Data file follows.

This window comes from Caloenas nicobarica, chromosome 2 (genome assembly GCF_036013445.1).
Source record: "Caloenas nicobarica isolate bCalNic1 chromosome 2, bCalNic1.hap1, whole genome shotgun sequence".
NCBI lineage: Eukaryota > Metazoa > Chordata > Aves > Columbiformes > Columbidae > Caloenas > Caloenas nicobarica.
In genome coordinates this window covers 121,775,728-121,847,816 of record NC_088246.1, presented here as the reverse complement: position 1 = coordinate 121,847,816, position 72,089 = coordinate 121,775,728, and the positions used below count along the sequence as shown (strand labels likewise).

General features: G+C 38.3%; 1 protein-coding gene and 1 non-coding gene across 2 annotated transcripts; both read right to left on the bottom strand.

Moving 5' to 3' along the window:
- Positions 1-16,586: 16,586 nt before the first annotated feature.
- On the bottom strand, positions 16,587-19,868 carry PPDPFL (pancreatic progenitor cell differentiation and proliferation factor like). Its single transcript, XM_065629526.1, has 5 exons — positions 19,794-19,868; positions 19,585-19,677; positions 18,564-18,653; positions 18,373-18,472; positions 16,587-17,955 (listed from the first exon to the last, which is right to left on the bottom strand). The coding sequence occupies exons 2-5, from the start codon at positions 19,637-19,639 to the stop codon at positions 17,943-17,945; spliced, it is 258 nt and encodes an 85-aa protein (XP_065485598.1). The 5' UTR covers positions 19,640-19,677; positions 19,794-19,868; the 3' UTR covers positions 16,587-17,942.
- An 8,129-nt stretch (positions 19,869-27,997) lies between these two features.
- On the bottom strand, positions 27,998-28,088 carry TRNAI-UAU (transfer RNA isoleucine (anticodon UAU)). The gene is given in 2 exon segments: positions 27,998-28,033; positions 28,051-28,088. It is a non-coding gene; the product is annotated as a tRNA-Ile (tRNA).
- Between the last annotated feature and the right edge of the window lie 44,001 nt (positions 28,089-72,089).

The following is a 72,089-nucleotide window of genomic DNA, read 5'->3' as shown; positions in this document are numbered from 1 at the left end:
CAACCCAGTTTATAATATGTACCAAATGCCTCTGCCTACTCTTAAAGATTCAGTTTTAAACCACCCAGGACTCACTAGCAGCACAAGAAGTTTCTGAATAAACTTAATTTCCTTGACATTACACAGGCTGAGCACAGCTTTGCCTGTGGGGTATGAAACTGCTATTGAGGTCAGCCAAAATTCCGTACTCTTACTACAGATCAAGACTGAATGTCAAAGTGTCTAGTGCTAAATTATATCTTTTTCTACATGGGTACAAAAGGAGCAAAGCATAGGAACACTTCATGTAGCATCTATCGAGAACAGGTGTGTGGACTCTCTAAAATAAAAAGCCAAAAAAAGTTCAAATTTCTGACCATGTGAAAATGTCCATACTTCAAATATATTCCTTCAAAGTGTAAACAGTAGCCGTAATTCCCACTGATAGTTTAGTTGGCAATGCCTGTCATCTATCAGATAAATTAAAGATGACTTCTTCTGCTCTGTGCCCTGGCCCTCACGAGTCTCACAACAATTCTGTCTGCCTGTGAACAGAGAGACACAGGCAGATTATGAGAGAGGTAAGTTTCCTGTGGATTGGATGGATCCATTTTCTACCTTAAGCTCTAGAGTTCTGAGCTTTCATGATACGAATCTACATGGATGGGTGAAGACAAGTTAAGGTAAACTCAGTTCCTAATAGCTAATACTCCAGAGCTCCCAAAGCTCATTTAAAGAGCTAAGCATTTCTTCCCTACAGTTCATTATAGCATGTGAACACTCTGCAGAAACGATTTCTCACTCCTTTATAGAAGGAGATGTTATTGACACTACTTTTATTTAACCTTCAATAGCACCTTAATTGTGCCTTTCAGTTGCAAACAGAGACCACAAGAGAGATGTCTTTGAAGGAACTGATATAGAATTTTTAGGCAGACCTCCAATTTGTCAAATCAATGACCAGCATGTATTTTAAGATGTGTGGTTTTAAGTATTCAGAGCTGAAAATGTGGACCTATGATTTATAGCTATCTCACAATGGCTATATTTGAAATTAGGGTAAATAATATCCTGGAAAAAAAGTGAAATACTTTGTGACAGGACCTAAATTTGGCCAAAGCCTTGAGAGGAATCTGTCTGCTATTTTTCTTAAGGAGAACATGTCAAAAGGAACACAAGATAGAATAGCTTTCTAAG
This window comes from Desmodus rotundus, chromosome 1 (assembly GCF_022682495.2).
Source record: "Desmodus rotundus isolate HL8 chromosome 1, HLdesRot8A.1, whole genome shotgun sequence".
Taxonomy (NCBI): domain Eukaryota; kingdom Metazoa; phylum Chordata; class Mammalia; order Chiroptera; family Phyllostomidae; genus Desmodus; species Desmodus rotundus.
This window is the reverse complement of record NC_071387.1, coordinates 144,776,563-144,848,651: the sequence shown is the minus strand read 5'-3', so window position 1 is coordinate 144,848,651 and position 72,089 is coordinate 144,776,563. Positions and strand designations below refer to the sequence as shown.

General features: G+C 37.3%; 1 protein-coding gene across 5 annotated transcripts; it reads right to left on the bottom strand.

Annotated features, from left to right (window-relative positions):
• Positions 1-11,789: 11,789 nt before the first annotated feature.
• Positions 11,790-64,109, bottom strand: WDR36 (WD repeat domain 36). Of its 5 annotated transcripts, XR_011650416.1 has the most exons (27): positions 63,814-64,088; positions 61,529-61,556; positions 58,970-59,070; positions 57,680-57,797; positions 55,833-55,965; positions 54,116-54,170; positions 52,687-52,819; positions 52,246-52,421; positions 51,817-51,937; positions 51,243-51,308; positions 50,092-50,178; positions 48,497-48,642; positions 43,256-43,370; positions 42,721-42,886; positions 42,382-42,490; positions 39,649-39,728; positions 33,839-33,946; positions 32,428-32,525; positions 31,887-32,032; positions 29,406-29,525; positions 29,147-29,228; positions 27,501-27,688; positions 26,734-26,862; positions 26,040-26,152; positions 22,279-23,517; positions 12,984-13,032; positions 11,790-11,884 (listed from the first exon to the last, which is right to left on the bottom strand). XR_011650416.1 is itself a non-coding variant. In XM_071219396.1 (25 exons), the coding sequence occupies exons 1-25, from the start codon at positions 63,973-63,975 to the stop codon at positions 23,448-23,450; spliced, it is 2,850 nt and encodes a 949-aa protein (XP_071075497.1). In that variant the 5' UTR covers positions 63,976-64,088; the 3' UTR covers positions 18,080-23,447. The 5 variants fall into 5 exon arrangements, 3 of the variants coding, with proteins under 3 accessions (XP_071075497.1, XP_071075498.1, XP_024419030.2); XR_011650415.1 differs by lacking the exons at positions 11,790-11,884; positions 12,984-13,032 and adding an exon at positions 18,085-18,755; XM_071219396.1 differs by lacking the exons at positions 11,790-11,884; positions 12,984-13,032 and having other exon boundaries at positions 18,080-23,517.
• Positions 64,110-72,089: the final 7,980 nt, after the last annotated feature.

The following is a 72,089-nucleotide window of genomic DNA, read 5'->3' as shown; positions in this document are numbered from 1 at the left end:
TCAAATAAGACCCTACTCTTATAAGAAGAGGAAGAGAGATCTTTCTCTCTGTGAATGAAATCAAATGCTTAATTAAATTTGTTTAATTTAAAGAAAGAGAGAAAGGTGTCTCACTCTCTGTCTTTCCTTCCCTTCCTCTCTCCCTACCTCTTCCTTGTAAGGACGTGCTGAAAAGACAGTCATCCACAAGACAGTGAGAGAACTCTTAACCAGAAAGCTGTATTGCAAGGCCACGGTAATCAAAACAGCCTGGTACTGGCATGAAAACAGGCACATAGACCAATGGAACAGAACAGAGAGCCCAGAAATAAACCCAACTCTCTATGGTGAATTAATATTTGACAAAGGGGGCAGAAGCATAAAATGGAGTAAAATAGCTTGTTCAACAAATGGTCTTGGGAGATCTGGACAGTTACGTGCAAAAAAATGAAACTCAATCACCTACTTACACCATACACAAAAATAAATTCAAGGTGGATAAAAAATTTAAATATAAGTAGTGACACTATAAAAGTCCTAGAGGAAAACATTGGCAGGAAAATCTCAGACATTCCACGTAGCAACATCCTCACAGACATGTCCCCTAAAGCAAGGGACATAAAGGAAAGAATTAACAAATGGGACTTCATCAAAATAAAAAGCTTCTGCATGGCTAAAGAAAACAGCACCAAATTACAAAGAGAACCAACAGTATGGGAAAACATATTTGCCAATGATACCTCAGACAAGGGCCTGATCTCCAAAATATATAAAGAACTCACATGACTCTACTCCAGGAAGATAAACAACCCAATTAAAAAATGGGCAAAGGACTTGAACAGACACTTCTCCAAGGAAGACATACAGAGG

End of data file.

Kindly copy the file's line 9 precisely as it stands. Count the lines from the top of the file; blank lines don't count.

- An 8,129-nt stretch (positions 19,869-27,997) lies between these two features.